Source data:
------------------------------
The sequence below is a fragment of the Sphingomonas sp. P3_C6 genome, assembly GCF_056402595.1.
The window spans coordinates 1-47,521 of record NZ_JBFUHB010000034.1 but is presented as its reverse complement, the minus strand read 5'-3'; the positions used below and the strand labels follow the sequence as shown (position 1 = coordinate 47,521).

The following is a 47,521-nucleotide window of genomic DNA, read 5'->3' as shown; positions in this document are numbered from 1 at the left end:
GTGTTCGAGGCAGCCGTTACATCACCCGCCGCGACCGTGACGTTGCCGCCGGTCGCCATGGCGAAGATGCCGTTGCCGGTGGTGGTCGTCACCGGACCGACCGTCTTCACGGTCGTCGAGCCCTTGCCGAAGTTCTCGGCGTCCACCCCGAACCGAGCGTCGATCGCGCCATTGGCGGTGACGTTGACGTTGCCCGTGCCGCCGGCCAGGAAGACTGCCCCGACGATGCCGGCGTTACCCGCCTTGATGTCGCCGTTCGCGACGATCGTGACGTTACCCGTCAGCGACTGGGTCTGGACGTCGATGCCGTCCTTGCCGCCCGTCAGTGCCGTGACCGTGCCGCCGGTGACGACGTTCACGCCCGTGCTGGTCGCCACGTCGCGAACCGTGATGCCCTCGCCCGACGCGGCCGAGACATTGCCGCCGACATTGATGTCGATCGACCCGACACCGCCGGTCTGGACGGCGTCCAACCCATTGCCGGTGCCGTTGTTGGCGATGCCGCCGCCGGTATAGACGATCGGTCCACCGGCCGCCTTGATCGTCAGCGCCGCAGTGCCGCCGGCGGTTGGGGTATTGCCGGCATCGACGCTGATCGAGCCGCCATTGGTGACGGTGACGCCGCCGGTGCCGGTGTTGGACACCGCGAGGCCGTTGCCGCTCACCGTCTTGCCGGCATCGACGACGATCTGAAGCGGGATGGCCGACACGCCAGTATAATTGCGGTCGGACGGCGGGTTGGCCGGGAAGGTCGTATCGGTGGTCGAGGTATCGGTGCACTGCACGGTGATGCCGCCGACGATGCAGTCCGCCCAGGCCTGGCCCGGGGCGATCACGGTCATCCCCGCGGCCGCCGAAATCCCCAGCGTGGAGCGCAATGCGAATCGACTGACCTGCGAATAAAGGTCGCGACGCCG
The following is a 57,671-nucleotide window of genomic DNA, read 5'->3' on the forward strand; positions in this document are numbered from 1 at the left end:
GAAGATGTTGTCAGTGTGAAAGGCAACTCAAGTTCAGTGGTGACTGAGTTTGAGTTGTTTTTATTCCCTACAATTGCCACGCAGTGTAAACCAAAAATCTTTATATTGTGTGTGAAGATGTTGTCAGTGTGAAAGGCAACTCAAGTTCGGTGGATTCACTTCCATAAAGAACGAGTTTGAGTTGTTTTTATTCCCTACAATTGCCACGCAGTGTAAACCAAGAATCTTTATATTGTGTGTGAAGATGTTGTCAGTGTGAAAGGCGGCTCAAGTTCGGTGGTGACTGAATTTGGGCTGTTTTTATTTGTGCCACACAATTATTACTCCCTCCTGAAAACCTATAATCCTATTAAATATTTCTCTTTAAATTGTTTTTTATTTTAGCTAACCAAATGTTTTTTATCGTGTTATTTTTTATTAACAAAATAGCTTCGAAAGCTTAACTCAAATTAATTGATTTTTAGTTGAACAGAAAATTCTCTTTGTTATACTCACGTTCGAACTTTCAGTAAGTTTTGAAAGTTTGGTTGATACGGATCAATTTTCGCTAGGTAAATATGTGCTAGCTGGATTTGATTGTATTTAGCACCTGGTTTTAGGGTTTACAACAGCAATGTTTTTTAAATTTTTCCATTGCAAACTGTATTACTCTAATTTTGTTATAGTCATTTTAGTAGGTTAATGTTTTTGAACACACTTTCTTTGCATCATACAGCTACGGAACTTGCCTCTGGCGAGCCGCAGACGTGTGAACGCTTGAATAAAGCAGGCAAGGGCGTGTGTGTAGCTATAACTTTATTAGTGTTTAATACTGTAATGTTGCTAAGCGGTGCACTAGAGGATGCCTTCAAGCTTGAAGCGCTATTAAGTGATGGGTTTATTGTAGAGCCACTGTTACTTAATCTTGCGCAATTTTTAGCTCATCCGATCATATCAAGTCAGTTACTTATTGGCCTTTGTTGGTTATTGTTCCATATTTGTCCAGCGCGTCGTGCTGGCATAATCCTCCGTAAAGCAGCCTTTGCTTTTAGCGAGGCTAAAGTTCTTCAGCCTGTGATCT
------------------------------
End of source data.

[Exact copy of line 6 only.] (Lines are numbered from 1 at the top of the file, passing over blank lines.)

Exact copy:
GAAGATGTTGTCAGTGTGAAAGGCAACTCAAGTTCAGTGGTGACTGAGTTTGAGTTGTTTTTATTCCCTACAATTGCCACGCAGTGTAAACCAAAAATCTTTATATTGTGTGTGAAGATGTTGTCAGTGTGAAAGGCAACTCAAGTTCGGTGGATTCACTTCCATAAAGAACGAGTTTGAGTTGTTTTTATTCCCTACAATTGCCACGCAGTGTAAACCAAGAATCTTTATATTGTGTGTGAAGATGTTGTCAGTGTGAAAGGCGGCTCAAGTTCGGTGGTGACTGAATTTGGGCTGTTTTTATTTGTGCCACACAATTATTACTCCCTCCTGAAAACCTATAATCCTATTAAATATTTCTCTTTAAATTGTTTTTTATTTTAGCTAACCAAATGTTTTTTATCGTGTTATTTTTTATTAACAAAATAGCTTCGAAAGCTTAACTCAAATTAATTGATTTTTAGTTGAACAGAAAATTCTCTTTGTTATACTCACGTTCGAACTTTCAGTAAGTTTTGAAAGTTTGGTTGATACGGATCAATTTTCGCTAGGTAAATATGTGCTAGCTGGATTTGATTGTATTTAGCACCTGGTTTTAGGGTTTACAACAGCAATGTTTTTTAAATTTTTCCATTGCAAACTGTATTACTCTAATTTTGTTATAGTCATTTTAGTAGGTTAATGTTTTTGAACACACTTTCTTTGCATCATACAGCTACGGAACTTGCCTCTGGCGAGCCGCAGACGTGTGAACGCTTGAATAAAGCAGGCAAGGGCGTGTGTGTAGCTATAACTTTATTAGTGTTTAATACTGTAATGTTGCTAAGCGGTGCACTAGAGGATGCCTTCAAGCTTGAAGCGCTATTAAGTGATGGGTTTATTGTAGAGCCACTGTTACTTAATCTTGCGCAATTTTTAGCTCATCCGATCATATCAAGTCAGTTACTTATTGGCCTTTGTTGGTTATTGTTCCATATTTGTCCAGCGCGTCGTGCTGGCATAATCCTCCGTAAAGCAGCCTTTGCTTTTAGCGAGGCTAAAGTTCTTCAGCCTGTGATCT